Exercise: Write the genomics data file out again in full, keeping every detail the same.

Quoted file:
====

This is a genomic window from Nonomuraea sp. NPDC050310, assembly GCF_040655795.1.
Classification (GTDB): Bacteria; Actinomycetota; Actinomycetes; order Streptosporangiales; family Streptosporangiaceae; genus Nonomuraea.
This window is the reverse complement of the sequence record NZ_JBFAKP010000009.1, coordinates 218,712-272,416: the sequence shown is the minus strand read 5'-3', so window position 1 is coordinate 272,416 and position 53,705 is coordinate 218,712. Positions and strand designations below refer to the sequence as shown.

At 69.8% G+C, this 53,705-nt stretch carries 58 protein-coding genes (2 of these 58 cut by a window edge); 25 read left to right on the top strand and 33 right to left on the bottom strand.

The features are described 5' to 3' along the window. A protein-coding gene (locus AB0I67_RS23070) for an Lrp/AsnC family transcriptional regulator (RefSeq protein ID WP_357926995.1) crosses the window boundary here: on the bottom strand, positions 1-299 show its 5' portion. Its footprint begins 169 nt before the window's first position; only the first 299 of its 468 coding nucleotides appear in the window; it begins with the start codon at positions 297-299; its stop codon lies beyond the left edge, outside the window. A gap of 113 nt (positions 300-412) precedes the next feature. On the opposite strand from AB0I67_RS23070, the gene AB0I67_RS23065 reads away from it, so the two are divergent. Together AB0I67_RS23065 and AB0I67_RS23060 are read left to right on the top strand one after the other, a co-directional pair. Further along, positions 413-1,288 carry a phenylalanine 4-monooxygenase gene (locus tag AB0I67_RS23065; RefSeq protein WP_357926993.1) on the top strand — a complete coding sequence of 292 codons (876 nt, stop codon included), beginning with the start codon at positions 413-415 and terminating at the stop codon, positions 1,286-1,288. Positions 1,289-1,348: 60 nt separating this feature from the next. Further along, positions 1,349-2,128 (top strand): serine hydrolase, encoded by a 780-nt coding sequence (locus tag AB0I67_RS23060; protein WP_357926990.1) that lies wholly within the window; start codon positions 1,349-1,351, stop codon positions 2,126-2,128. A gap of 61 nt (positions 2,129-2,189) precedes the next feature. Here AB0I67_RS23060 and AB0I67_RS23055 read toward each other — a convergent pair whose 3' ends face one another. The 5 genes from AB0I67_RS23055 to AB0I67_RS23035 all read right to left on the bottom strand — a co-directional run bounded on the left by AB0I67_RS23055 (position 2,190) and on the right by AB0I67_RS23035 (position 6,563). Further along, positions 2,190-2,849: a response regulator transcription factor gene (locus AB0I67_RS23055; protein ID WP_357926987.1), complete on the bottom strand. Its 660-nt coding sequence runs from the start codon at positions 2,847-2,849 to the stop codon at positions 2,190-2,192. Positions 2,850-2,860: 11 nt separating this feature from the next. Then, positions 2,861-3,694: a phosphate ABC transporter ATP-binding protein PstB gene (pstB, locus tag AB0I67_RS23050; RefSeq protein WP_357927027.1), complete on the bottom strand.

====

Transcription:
This is a genomic window from Nonomuraea sp. NPDC050310, assembly GCF_040655795.1.
Classification (GTDB): Bacteria; Actinomycetota; Actinomycetes; order Streptosporangiales; family Streptosporangiaceae; genus Nonomuraea.
This window is the reverse complement of the sequence record NZ_JBFAKP010000009.1, coordinates 218,712-272,416: the sequence shown is the minus strand read 5'-3', so window position 1 is coordinate 272,416 and position 53,705 is coordinate 218,712. Positions and strand designations below refer to the sequence as shown.

At 69.8% G+C, this 53,705-nt stretch carries 58 protein-coding genes (2 of these 58 cut by a window edge); 25 read left to right on the top strand and 33 right to left on the bottom strand.

The features are described 5' to 3' along the window. A protein-coding gene (locus AB0I67_RS23070) for an Lrp/AsnC family transcriptional regulator (RefSeq protein ID WP_357926995.1) crosses the window boundary here: on the bottom strand, positions 1-299 show its 5' portion. Its footprint begins 169 nt before the window's first position; only the first 299 of its 468 coding nucleotides appear in the window; it begins with the start codon at positions 297-299; its stop codon lies beyond the left edge, outside the window. A gap of 113 nt (positions 300-412) precedes the next feature. On the opposite strand from AB0I67_RS23070, the gene AB0I67_RS23065 reads away from it, so the two are divergent. Together AB0I67_RS23065 and AB0I67_RS23060 are read left to right on the top strand one after the other, a co-directional pair. Further along, positions 413-1,288 carry a phenylalanine 4-monooxygenase gene (locus tag AB0I67_RS23065; RefSeq protein WP_357926993.1) on the top strand — a complete coding sequence of 292 codons (876 nt, stop codon included), beginning with the start codon at positions 413-415 and terminating at the stop codon, positions 1,286-1,288. Positions 1,289-1,348: 60 nt separating this feature from the next. Further along, positions 1,349-2,128 (top strand): serine hydrolase, encoded by a 780-nt coding sequence (locus tag AB0I67_RS23060; protein WP_357926990.1) that lies wholly within the window; start codon positions 1,349-1,351, stop codon positions 2,126-2,128. A gap of 61 nt (positions 2,129-2,189) precedes the next feature. Here AB0I67_RS23060 and AB0I67_RS23055 read toward each other — a convergent pair whose 3' ends face one another. The 5 genes from AB0I67_RS23055 to AB0I67_RS23035 all read right to left on the bottom strand — a co-directional run bounded on the left by AB0I67_RS23055 (position 2,190) and on the right by AB0I67_RS23035 (position 6,563). Further along, positions 2,190-2,849: a response regulator transcription factor gene (locus AB0I67_RS23055; protein ID WP_357926987.1), complete on the bottom strand. Its 660-nt coding sequence runs from the start codon at positions 2,847-2,849 to the stop codon at positions 2,190-2,192. Positions 2,850-2,860: 11 nt separating this feature from the next. Then, positions 2,861-3,694: a phosphate ABC transporter ATP-binding protein PstB gene (pstB, locus tag AB0I67_RS23050; RefSeq protein WP_357927027.1), complete on the bottom strand.